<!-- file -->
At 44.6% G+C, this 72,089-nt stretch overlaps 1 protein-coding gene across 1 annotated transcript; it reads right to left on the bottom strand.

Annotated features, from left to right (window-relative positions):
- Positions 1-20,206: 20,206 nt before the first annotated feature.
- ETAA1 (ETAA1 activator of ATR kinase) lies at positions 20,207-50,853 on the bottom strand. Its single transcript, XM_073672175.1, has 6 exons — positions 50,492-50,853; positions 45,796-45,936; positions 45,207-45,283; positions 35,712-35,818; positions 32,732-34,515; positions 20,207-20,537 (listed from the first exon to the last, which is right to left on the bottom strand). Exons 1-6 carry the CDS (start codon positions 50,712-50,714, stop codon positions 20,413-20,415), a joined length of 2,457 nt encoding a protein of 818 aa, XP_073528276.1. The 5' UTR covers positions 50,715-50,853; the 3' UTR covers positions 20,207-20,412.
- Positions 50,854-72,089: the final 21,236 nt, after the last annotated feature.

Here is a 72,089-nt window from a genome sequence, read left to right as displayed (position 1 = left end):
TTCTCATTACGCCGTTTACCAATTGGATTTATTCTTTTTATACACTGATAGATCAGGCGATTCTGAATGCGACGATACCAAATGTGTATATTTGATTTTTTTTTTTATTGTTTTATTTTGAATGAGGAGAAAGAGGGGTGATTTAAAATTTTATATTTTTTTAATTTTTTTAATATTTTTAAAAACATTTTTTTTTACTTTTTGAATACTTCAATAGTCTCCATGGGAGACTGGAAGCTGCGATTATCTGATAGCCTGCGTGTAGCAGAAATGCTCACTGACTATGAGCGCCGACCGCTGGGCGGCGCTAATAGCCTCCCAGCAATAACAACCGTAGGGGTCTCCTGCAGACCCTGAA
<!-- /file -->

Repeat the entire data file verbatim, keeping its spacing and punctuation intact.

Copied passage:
At 44.6% G+C, this 72,089-nt stretch overlaps 1 protein-coding gene across 1 annotated transcript; it reads right to left on the bottom strand.

Annotated features, from left to right (window-relative positions):
- Positions 1-20,206: 20,206 nt before the first annotated feature.
- ETAA1 (ETAA1 activator of ATR kinase) lies at positions 20,207-50,853 on the bottom strand. Its single transcript, XM_073672175.1, has 6 exons — positions 50,492-50,853; positions 45,796-45,936; positions 45,207-45,283; positions 35,712-35,818; positions 32,732-34,515; positions 20,207-20,537 (listed from the first exon to the last, which is right to left on the bottom strand). Exons 1-6 carry the CDS (start codon positions 50,712-50,714, stop codon positions 20,413-20,415), a joined length of 2,457 nt encoding a protein of 818 aa, XP_073528276.1. The 5' UTR covers positions 50,715-50,853; the 3' UTR covers positions 20,207-20,412.
- Positions 50,854-72,089: the final 21,236 nt, after the last annotated feature.

Here is a 72,089-nt window from a genome sequence, read left to right as displayed (position 1 = left end):
TTCTCATTACGCCGTTTACCAATTGGATTTATTCTTTTTATACACTGATAGATCAGGCGATTCTGAATGCGACGATACCAAATGTGTATATTTGATTTTTTTTTTTATTGTTTTATTTTGAATGAGGAGAAAGAGGGGTGATTTAAAATTTTATATTTTTTTAATTTTTTTAATATTTTTAAAAACATTTTTTTTTACTTTTTGAATACTTCAATAGTCTCCATGGGAGACTGGAAGCTGCGATTATCTGATAGCCTGCGTGTAGCAGAAATGCTCACTGACTATGAGCGCCGACCGCTGGGCGGCGCTAATAGCCTCCCAGCAATAACAACCGTAGGGGTCTCCTGCAGACCCTGAA